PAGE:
I highly recommend it, as there are hundreds of plants to see, and an excellent source of still life for all us creative types who are inspired by the world around them. At least, that’s my theory.

Tim!

This Is The Best, Bedtime Story, Ever (USS Concert)

I’m going to tell you a story about a concert. Okay dear readers?

Once upon a time, a handsome, gallant, and thoughtful young(ish) man decided to take the lady he was courting to see a merry band of musicians from a far away land.

For to woo her and make her upper and nether regions pulse with warm feelings. For he cared deeply for her, but feared to show it. For she was very wise, poetic, and beautiful to behold. But lo, the musicians were to playing in the centre of the shaw, an extravagant building on a hilltop, which looking into the heart of the river and it’s valley.

This meant for the young(ish) man that he would have to take his belle on a futuristic and magical steel vessel which floated on a endless pair of steel beams, many times the length of a spear. Unfortunately the lady was ill prepared for the cold chill of winter, and much to the chagrin of the gentle man, they had to warm her legs over a magical fibre of heat and light in house of hewn stone while they waited for the steel vessel.

But the vessel was not for too long, and surely within less than a moment, the beauteous couple was on their way to see the band known as Ubiquitous Synergy Seeker.

 

At the centre of the shaw many woody folk had arrived thither, and so the pair left their coats with some servants of the house and set about to sample some wares which were for sale in the great halls.16709705_10154238916951932_1154610129_o

It was a mere stipend to acquire the merchandise but the memories the two young lovers were sharing were far more valuable than some silk and cotton mixed together. A couple of fools were there too from a local chamber of commerce, but the braggarts were blocking the privy and the young lady had to give them the highest of fives to get around and find relief.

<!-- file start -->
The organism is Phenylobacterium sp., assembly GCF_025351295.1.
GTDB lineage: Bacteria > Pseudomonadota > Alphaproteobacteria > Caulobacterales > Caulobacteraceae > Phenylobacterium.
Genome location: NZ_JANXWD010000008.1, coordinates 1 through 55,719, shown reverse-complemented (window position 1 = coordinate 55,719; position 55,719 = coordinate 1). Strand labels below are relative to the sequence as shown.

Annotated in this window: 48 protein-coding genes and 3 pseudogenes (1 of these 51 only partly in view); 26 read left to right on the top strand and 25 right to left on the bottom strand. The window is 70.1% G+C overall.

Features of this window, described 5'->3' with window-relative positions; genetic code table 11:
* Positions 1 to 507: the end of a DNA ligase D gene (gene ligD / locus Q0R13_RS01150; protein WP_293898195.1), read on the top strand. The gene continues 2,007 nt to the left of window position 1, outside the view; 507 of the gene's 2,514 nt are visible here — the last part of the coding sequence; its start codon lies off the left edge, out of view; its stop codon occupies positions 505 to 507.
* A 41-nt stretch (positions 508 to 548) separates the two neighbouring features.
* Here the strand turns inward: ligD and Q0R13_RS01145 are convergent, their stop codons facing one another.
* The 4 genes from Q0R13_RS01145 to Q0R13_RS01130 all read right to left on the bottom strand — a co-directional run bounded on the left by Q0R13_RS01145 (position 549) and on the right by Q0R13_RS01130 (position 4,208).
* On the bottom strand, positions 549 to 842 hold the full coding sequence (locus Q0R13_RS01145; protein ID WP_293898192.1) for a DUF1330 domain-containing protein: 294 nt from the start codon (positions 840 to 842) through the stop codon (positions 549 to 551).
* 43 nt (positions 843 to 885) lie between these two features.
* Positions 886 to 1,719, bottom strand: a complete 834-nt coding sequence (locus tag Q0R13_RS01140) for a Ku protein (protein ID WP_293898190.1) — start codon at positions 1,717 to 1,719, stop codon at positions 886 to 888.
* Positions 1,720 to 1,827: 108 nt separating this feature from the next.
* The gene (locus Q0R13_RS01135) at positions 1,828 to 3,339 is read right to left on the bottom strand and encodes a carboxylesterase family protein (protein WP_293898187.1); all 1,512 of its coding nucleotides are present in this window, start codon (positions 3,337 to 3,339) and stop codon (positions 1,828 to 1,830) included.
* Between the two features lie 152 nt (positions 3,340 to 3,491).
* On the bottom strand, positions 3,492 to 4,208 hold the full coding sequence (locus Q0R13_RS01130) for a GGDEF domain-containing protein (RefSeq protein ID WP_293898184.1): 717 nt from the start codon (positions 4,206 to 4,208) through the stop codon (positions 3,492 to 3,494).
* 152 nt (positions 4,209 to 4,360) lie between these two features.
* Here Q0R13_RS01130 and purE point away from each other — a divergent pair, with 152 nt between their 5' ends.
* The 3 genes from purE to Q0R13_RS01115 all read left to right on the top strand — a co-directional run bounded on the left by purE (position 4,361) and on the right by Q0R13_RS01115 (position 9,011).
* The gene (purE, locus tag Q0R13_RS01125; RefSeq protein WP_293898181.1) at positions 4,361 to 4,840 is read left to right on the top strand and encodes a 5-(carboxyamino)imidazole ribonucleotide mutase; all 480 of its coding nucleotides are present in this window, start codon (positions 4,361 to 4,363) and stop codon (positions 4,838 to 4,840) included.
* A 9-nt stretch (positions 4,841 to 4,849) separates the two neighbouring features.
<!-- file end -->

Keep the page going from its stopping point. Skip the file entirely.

Once inside the main hall, they were surprised by the size of the space and that all the lords and ladies of the court were in full regal and bouncing at the opportunity to sup on ale while the youth waited behind the gates.

The young lord and lady even entertained a couple of squires from the castle of McMurray, as they downed their ales.

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Then the show was ready to begin – they headed towards the throne and stood in awe as harps, lutes and rebecs, and these odd bowls capped with cowhide which were hit with sticks to produce sounds. The music was moving, lifting, and pushing the crowd of people all around. Smiles were on all faces and the main event had not even graced the crowd with it’s presence.

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The queen of the evening was from a smaller band of musicians known as Repartee, and she kept singing of this duke, someone she must have missed back home. All were quite sorrowful for this golden-haired queen.

But that did not last for long.

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Then the sun shone brighter than it ever has in night, and all were blinded with truth. The Ubiquitous Synergy Seeker’s had finally came on, it was as if the horns of heaven had resounded, men, women and children of all ages came together and sang for which seemed to be all eve, but the morrow never came, it only felt full of time for the music was deep and uplifting.